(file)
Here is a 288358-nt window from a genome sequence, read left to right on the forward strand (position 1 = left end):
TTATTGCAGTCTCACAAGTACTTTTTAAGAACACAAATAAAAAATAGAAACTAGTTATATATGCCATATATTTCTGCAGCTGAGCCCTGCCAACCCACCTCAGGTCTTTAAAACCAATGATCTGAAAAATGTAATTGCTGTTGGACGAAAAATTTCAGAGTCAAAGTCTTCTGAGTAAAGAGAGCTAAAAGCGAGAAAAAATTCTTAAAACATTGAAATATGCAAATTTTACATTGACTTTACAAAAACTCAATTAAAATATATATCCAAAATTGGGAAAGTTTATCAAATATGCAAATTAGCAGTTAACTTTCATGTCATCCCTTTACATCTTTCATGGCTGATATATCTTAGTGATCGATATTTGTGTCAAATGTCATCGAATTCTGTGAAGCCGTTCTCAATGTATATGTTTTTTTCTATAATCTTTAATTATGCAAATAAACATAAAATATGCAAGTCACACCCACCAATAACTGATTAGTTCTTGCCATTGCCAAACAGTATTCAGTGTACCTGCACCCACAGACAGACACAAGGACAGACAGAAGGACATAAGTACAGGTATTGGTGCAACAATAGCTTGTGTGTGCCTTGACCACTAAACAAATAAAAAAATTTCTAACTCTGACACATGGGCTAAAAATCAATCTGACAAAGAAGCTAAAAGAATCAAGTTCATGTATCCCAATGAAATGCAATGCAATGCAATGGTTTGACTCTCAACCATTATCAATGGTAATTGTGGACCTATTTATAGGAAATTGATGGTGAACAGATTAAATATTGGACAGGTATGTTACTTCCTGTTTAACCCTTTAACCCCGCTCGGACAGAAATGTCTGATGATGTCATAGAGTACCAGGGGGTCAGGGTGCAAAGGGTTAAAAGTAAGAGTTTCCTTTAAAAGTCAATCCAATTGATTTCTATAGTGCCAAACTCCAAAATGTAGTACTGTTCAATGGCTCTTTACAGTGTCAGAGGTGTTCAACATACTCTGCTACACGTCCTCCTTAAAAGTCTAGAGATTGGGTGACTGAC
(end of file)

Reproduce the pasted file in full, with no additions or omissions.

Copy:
Here is a 288358-nt window from a genome sequence, read left to right on the forward strand (position 1 = left end):
TTATTGCAGTCTCACAAGTACTTTTTAAGAACACAAATAAAAAATAGAAACTAGTTATATATGCCATATATTTCTGCAGCTGAGCCCTGCCAACCCACCTCAGGTCTTTAAAACCAATGATCTGAAAAATGTAATTGCTGTTGGACGAAAAATTTCAGAGTCAAAGTCTTCTGAGTAAAGAGAGCTAAAAGCGAGAAAAAATTCTTAAAACATTGAAATATGCAAATTTTACATTGACTTTACAAAAACTCAATTAAAATATATATCCAAAATTGGGAAAGTTTATCAAATATGCAAATTAGCAGTTAACTTTCATGTCATCCCTTTACATCTTTCATGGCTGATATATCTTAGTGATCGATATTTGTGTCAAATGTCATCGAATTCTGTGAAGCCGTTCTCAATGTATATGTTTTTTTCTATAATCTTTAATTATGCAAATAAACATAAAATATGCAAGTCACACCCACCAATAACTGATTAGTTCTTGCCATTGCCAAACAGTATTCAGTGTACCTGCACCCACAGACAGACACAAGGACAGACAGAAGGACATAAGTACAGGTATTGGTGCAACAATAGCTTGTGTGTGCCTTGACCACTAAACAAATAAAAAAATTTCTAACTCTGACACATGGGCTAAAAATCAATCTGACAAAGAAGCTAAAAGAATCAAGTTCATGTATCCCAATGAAATGCAATGCAATGCAATGGTTTGACTCTCAACCATTATCAATGGTAATTGTGGACCTATTTATAGGAAATTGATGGTGAACAGATTAAATATTGGACAGGTATGTTACTTCCTGTTTAACCCTTTAACCCCGCTCGGACAGAAATGTCTGATGATGTCATAGAGTACCAGGGGGTCAGGGTGCAAAGGGTTAAAAGTAAGAGTTTCCTTTAAAAGTCAATCCAATTGATTTCTATAGTGCCAAACTCCAAAATGTAGTACTGTTCAATGGCTCTTTACAGTGTCAGAGGTGTTCAACATACTCTGCTACACGTCCTCCTTAAAAGTCTAGAGATTGGGTGACTGAC